Discover Switzerland’s chocolates
Chocolate is a Swiss delicacy you shouldn’t miss. You can choose from many activities: from multi-media museum tours to simple shopping trips in a nearby supermarket. They're all perfect for rainy days. Whether or not you’re a chocolate fan yourself, it’s interesting to learn about this iconic Swiss product.
Visit chocolate museums and factories
Many of the larger Swiss chocolate brands offer museums, exhibitions, (outlet) stores, workshops and other chocolate activities. The main ones are:
- Maison Cailler in Broc. There’s an interesting multi-media museum tour. You can see part of the factory, enjoy free sample tasting and try even more products from the confectionery and the shop. Workshops are available too;
- the Lindt Experience in the Museum of Transport in Lucerne. This is an educational and fun attraction including the tasting of a few famous round Lindor truffle balls. You can visit the Lindt shop as well;
- the Lindt Home of Chocolate in Kilchberg near Zurich. This modern building hosts the world’s largest Lindt shop, a chocolate fountain, a beautiful area for workshops and a large interactive exhibition;
- Aeschbach Chocowelt in Root near Lucerne, which is a fun activity for the entire family. You’ll learn about the chocolate making process, watch chocolatiers from up close and create your own personalized chocolate bar;
- Maestrani’s Chocolarium in Flawil, where products of the Munz and Minor chocolate brands are manufactured. It offers a discovery tour and several courses for visitors of all ages;
- Läderach, with the 'House of Läderach' in Bilten, offering factory tours and workshops. A showroom and tasting sessions are available in Vevey, and regular shops can be found all over the country;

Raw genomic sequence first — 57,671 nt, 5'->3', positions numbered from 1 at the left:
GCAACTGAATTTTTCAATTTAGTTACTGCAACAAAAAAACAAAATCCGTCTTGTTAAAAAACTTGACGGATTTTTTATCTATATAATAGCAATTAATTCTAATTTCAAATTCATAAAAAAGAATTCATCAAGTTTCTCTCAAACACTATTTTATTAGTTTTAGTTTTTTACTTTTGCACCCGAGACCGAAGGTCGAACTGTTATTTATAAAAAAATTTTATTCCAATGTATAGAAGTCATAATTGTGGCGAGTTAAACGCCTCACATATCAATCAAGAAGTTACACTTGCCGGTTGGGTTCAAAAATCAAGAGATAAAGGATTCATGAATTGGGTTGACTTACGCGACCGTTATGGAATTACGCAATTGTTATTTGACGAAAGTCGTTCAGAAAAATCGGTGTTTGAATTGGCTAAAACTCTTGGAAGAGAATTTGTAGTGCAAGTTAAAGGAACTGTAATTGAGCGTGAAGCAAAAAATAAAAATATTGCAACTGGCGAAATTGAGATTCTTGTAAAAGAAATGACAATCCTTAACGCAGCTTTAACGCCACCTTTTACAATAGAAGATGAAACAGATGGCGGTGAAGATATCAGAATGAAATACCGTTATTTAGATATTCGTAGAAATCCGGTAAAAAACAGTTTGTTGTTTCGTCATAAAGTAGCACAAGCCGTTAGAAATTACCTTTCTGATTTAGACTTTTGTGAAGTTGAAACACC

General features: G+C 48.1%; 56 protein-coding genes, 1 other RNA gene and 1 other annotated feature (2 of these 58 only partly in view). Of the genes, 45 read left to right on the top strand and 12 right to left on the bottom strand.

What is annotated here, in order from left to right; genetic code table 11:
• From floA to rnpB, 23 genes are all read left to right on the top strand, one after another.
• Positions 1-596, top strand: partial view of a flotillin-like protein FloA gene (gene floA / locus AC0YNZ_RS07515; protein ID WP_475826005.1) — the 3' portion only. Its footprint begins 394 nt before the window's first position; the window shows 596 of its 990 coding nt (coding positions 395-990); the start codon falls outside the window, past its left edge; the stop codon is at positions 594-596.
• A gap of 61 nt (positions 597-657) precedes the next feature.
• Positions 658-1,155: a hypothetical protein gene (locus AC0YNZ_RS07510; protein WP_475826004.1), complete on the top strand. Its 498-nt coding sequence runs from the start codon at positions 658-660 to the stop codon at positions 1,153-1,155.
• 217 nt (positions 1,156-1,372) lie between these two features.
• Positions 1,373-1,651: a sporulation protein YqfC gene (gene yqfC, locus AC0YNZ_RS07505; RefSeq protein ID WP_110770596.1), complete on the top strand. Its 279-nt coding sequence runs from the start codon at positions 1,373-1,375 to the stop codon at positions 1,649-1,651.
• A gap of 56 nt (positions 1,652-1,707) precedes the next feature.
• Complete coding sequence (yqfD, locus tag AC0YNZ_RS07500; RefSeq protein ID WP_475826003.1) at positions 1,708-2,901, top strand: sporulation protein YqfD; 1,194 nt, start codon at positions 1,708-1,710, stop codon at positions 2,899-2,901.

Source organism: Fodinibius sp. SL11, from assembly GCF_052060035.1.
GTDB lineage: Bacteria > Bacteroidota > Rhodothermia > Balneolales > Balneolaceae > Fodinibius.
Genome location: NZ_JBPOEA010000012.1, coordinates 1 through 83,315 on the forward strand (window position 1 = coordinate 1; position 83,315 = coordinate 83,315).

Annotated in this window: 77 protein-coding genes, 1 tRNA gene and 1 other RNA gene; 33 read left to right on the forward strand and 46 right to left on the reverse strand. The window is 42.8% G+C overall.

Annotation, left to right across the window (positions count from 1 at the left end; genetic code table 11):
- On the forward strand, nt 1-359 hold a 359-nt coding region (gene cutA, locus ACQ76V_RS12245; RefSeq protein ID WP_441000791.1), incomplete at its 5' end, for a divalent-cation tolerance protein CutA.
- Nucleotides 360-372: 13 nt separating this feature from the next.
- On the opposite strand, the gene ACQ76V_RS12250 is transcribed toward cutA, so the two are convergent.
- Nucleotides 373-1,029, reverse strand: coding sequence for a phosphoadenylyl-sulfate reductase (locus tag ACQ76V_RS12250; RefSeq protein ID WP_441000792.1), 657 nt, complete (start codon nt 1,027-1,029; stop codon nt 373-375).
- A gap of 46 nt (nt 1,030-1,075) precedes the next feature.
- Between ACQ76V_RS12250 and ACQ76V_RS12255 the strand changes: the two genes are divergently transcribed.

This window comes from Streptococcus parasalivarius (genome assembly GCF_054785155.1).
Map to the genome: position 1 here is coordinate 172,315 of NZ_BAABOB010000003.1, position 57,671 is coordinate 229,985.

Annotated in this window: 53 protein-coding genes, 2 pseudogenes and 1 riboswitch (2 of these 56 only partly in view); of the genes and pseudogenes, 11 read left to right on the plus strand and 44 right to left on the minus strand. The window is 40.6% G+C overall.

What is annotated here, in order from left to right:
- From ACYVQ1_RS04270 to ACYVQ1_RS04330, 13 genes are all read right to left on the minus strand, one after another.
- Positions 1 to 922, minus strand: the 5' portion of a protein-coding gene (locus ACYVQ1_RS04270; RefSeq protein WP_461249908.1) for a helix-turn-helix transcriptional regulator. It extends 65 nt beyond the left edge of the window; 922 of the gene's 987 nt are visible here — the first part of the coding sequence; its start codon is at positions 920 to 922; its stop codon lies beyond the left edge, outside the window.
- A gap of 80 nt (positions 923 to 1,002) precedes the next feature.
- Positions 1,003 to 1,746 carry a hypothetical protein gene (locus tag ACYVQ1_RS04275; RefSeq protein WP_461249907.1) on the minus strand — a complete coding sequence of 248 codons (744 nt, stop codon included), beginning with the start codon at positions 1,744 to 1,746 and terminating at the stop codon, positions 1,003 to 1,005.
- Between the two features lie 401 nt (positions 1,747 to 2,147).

- the Felchlin factory shop in Ibach/Schwyz;
- the Kambly Experience: a visitor centre and huge shop with regular and outlet products, connected to the Kambly factory. Kambly produces all sorts of cookies, sweets and savory snacks and isn’t an actual chocolate brand. We still think it deserves being listed here, as chocolate lovers may appreciate cookies too.
Shop in specialized chocolate stores
It's easy to plan a chocolate shopping tour in larger Swiss towns, as you'll encounter lots of specialized chocolate shops and boutiques there. The list below is not exhaustive, but includes some of the more prominent shops.
- Läderach, which is pricey and exquisite, but absolutely worth it. Tip: buy a package with a sample selection of small chocolate plate parts in several flavors. You’ll find shops in larger towns throughout the country.
- Lindt, to be found on several tourist hotspots such as the Museum of Transport in Lucerne and at Jungfraujoch, but also in the other towns such as Interlaken, Olten and Basel. The shiny Lindor truffles balls in many flavors are highly recommended. You can also pay a visit to the factory outlet store in Kilchberg (near Zurich).
- Sprüngli, with beautiful shops to be found on many locations in Zurich and in a few other larger cities lake Basel, Bern and Geneva.